Ausgabe 3/2016, 8. Jahrgang S. 14–38
Transferring best evidence into practice: Assessment of evidence-based school management
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Improving the quality of the German educational system has become a pivotal interest among several stakeholders. In parallel, the concept of evidence-based management (EBMgt) has emerged. The present paper deals with establishing the concept of evidence-based school management (EBSMgt). Previous research has established EBMgt as consisting of three dimensions: (a) external evidence orientation (EE), (b) internal evidence orientation (IE), and (c) evidence substitute orientation (ES; Stumm, Mohr, & Dormann, 2010). We applied the scales developed by Stumm et al. to a sample of N = 2,573 teachers and to N = 296 school principals and their deputies employed at N = 168 schools in the state Rhineland-Palatinate (RLP) of Germany. The types of schools considered reflect 92.3 % of the schools in RLP. Principal component analyses for teachers and for principals confirmed the three-dimensional structure of EBSMgt. Alphas were satisfactory for IE (teachers: .87; principals: .74) and for EE (.79 & .69, resp.), but they were lower for ES (.53 & .59, resp.). Furthermore, variance component analyses revealed shared perceptions within schools (ICC1) for EE. ICC1 for IE and ES was weaker. Multilevel modeling revealed meaningful relations for the three scales with variables used for validation purposes (e.g., previously used evidence and usefulness ratings of evidence). Dichotomizing the three scales and cross-tabulation yielded several EBSMgt “types”, of which the ideal EBSMgt type (high IE & EE, low ES; 19.75 %) and the evidence-averted type (low IE & EE, high ES; 18.47 %) were most common. A major contribution of the present study is the provision of the three scales, which allow assessing EBSMgt in terms of different types of school management. This provides a foundation for future studies to identify ways to improve EBSMgt and to investigate its various consequences.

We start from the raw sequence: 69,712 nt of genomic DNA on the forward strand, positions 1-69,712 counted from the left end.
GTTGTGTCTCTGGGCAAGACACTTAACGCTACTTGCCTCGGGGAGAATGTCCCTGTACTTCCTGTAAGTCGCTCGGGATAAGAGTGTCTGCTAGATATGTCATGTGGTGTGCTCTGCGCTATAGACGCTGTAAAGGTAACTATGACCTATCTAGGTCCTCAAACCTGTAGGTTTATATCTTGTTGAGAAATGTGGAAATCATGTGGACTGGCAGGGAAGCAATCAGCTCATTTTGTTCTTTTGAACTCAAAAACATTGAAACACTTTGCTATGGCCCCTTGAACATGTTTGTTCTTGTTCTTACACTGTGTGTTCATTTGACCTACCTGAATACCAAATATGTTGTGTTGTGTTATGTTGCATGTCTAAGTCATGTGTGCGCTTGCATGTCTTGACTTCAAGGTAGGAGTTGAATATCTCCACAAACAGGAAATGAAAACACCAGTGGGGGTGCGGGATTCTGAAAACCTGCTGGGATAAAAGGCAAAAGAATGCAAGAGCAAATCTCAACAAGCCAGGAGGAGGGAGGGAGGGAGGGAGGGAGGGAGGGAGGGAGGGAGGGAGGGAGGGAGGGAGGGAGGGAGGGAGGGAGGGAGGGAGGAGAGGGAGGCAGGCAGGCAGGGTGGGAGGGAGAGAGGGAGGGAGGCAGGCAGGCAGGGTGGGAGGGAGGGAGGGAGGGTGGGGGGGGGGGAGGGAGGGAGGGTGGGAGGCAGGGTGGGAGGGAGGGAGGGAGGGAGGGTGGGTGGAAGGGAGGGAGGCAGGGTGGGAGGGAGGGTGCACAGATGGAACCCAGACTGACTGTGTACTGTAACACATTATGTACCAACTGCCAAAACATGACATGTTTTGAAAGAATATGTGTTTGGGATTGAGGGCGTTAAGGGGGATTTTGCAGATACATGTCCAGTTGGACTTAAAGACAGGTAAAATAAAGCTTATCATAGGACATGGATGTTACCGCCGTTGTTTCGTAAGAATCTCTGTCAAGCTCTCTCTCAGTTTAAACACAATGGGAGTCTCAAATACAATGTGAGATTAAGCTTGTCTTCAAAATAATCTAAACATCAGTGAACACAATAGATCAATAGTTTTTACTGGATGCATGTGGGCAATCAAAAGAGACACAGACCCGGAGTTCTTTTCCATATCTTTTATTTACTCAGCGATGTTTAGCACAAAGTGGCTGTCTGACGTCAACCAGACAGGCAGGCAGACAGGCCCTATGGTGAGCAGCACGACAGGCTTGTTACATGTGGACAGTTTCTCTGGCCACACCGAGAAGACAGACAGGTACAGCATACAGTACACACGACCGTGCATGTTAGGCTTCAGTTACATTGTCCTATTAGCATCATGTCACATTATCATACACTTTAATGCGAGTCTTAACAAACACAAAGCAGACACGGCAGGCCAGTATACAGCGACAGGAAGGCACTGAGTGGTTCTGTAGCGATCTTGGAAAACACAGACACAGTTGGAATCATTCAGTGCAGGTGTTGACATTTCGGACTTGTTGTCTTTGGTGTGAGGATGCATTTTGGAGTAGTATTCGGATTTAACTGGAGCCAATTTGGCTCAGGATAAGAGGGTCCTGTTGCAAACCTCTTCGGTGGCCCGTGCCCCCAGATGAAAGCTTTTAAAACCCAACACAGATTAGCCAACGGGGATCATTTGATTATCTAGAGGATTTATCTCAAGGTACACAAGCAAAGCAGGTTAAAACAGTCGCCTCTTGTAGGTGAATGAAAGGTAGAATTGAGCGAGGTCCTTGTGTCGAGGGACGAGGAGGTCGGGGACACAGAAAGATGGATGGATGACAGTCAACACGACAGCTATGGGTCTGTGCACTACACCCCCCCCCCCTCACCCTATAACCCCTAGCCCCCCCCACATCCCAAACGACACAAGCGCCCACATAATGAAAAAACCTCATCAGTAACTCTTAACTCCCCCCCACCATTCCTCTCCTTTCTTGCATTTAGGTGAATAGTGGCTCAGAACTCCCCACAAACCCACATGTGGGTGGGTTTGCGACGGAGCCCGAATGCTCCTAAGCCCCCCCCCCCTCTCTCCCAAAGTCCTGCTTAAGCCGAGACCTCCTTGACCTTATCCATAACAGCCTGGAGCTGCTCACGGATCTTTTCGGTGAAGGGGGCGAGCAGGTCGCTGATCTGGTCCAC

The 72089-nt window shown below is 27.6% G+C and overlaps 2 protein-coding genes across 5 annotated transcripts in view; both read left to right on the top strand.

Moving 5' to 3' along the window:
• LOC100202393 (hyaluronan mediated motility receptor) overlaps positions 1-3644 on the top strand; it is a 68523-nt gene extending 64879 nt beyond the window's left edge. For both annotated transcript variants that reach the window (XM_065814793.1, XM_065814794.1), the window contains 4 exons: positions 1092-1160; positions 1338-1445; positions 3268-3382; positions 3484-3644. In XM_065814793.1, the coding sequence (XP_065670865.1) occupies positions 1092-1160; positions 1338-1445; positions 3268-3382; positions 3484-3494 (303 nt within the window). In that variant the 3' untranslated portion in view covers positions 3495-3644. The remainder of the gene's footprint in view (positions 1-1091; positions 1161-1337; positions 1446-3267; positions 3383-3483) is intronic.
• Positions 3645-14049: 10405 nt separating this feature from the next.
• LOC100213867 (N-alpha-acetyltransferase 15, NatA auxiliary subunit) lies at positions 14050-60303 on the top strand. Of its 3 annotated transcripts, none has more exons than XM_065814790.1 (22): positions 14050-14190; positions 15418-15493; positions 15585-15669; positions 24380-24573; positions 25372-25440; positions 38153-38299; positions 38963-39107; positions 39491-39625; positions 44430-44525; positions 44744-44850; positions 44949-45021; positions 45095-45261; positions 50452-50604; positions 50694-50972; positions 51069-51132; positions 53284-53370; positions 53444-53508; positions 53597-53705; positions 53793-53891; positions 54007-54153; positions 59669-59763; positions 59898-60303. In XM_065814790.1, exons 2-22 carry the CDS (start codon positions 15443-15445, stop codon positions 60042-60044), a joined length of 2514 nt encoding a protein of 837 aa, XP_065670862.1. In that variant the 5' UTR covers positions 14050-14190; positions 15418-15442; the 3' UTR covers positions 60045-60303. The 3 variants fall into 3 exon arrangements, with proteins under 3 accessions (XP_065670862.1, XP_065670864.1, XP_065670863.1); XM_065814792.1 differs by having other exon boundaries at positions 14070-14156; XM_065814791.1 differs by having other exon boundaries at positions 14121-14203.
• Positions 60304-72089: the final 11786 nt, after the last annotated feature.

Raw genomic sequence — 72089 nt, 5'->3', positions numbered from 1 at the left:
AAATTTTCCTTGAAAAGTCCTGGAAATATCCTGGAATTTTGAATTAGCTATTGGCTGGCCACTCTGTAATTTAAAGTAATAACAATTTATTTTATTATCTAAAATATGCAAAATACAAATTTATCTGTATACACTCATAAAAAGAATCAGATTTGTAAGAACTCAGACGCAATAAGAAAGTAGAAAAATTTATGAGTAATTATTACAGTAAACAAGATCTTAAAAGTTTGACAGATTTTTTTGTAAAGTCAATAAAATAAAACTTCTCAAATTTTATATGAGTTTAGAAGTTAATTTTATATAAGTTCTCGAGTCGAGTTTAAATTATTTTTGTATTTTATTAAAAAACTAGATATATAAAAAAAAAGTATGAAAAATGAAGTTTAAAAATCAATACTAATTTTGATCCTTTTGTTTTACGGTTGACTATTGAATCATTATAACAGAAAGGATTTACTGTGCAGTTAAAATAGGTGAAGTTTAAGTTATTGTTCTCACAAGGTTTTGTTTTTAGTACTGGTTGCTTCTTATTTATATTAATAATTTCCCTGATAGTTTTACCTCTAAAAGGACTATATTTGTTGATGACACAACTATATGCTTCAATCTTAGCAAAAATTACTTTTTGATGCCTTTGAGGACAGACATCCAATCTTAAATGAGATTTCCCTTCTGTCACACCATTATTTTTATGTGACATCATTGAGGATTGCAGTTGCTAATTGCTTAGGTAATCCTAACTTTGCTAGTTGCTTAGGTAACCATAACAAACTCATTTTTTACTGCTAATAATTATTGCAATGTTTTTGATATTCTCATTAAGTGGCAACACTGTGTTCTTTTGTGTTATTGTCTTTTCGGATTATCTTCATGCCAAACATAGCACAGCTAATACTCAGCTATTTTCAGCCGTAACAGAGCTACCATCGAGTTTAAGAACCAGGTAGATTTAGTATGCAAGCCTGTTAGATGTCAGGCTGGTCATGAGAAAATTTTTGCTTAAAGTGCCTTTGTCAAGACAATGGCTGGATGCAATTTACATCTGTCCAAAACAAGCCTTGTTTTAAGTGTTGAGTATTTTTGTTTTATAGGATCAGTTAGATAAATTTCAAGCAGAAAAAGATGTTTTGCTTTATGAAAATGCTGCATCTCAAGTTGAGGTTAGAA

Evidence-based management; Schools; Best practice; Local evidence